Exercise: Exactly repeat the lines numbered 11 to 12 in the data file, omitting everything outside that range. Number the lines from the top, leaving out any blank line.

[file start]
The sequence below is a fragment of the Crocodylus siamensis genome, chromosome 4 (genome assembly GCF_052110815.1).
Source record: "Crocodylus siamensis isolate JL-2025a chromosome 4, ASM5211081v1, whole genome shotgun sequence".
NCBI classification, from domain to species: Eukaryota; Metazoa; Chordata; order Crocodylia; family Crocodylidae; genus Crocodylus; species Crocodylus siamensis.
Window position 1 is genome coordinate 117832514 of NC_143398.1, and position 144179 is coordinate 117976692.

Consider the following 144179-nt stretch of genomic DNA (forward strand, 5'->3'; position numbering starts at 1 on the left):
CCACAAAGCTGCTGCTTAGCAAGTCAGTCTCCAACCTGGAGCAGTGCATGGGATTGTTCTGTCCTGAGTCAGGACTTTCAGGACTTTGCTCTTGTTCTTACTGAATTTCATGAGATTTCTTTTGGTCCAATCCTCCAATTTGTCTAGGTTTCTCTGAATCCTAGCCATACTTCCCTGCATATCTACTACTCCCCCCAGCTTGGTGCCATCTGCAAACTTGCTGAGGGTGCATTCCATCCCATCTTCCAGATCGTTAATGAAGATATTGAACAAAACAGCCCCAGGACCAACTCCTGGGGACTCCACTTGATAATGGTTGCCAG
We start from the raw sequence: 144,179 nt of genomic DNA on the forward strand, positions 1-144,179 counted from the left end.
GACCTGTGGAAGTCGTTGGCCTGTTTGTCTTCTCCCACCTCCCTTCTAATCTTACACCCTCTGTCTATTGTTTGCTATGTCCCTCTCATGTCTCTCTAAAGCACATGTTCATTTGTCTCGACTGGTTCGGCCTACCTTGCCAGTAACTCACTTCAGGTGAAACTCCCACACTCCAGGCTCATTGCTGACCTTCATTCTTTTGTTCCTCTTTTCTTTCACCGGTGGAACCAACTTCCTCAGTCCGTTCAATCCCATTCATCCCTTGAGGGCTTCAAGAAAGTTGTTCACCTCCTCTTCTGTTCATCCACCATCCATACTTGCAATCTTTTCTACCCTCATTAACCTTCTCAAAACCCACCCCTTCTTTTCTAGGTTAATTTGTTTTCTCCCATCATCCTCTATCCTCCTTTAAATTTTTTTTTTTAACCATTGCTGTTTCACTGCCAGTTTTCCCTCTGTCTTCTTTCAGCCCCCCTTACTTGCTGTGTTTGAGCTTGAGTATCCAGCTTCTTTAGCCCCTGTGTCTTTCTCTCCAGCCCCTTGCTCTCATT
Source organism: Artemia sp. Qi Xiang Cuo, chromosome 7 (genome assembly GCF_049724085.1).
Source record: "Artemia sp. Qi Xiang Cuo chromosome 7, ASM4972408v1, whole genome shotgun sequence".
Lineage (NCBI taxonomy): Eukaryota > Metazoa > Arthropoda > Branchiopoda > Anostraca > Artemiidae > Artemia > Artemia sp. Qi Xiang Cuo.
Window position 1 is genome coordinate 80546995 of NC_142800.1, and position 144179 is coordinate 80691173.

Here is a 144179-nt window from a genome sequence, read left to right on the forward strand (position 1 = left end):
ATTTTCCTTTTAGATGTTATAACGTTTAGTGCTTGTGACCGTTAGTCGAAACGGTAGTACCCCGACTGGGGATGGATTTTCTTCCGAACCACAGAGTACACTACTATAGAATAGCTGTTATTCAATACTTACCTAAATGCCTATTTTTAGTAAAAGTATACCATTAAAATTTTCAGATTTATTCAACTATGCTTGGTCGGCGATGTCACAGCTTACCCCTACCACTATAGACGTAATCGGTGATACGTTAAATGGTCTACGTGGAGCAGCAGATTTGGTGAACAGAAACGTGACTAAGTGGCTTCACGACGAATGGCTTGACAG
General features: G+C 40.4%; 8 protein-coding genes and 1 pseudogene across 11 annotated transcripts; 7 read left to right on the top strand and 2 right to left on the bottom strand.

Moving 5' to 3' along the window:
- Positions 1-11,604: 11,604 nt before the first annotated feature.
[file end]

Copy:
Lineage (NCBI taxonomy): Eukaryota > Metazoa > Arthropoda > Branchiopoda > Anostraca > Artemiidae > Artemia > Artemia sp. Qi Xiang Cuo.
Window position 1 is genome coordinate 80546995 of NC_142800.1, and position 144179 is coordinate 80691173.